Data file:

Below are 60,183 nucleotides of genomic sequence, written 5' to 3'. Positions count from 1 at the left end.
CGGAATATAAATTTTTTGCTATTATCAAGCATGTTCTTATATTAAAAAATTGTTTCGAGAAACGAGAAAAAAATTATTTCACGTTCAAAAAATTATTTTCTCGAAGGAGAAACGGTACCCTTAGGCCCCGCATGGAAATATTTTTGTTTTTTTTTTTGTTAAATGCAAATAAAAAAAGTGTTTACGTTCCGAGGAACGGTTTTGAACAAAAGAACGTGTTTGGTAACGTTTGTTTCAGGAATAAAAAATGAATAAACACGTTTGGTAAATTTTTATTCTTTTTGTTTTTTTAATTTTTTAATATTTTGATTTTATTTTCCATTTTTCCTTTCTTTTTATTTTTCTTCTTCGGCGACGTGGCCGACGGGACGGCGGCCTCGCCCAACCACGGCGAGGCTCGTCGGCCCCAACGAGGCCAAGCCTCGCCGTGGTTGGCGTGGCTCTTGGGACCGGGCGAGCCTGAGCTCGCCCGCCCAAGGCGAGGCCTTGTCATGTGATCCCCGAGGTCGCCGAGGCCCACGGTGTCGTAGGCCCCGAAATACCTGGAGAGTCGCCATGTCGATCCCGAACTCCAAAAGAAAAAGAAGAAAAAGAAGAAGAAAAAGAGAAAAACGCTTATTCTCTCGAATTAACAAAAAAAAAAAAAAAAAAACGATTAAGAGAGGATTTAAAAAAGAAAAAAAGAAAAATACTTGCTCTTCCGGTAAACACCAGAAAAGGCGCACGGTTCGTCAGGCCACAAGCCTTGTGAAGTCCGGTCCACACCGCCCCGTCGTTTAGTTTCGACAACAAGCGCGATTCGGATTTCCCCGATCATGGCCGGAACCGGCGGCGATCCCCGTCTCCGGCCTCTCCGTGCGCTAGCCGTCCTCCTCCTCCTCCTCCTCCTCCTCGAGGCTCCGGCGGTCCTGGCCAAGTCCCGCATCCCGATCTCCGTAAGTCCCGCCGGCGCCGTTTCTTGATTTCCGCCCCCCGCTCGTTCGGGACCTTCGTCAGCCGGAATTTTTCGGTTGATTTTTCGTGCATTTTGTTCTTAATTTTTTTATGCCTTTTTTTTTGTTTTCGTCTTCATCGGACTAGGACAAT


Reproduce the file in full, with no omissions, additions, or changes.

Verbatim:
Below are 60,183 nucleotides of genomic sequence, written 5' to 3'. Positions count from 1 at the left end.
CGGAATATAAATTTTTTGCTATTATCAAGCATGTTCTTATATTAAAAAATTGTTTCGAGAAACGAGAAAAAAATTATTTCACGTTCAAAAAATTATTTTCTCGAAGGAGAAACGGTACCCTTAGGCCCCGCATGGAAATATTTTTGTTTTTTTTTTTGTTAAATGCAAATAAAAAAAGTGTTTACGTTCCGAGGAACGGTTTTGAACAAAAGAACGTGTTTGGTAACGTTTGTTTCAGGAATAAAAAATGAATAAACACGTTTGGTAAATTTTTATTCTTTTTGTTTTTTTAATTTTTTAATATTTTGATTTTATTTTCCATTTTTCCTTTCTTTTTATTTTTCTTCTTCGGCGACGTGGCCGACGGGACGGCGGCCTCGCCCAACCACGGCGAGGCTCGTCGGCCCCAACGAGGCCAAGCCTCGCCGTGGTTGGCGTGGCTCTTGGGACCGGGCGAGCCTGAGCTCGCCCGCCCAAGGCGAGGCCTTGTCATGTGATCCCCGAGGTCGCCGAGGCCCACGGTGTCGTAGGCCCCGAAATACCTGGAGAGTCGCCATGTCGATCCCGAACTCCAAAAGAAAAAGAAGAAAAAGAAGAAGAAAAAGAGAAAAACGCTTATTCTCTCGAATTAACAAAAAAAAAAAAAAAAAAACGATTAAGAGAGGATTTAAAAAAGAAAAAAAGAAAAATACTTGCTCTTCCGGTAAACACCAGAAAAGGCGCACGGTTCGTCAGGCCACAAGCCTTGTGAAGTCCGGTCCACACCGCCCCGTCGTTTAGTTTCGACAACAAGCGCGATTCGGATTTCCCCGATCATGGCCGGAACCGGCGGCGATCCCCGTCTCCGGCCTCTCCGTGCGCTAGCCGTCCTCCTCCTCCTCCTCCTCCTCCTCGAGGCTCCGGCGGTCCTGGCCAAGTCCCGCATCCCGATCTCCGTAAGTCCCGCCGGCGCCGTTTCTTGATTTCCGCCCCCCGCTCGTTCGGGACCTTCGTCAGCCGGAATTTTTCGGTTGATTTTTCGTGCATTTTGTTCTTAATTTTTTTATGCCTTTTTTTTTGTTTTCGTCTTCATCGGACTAGGACAAT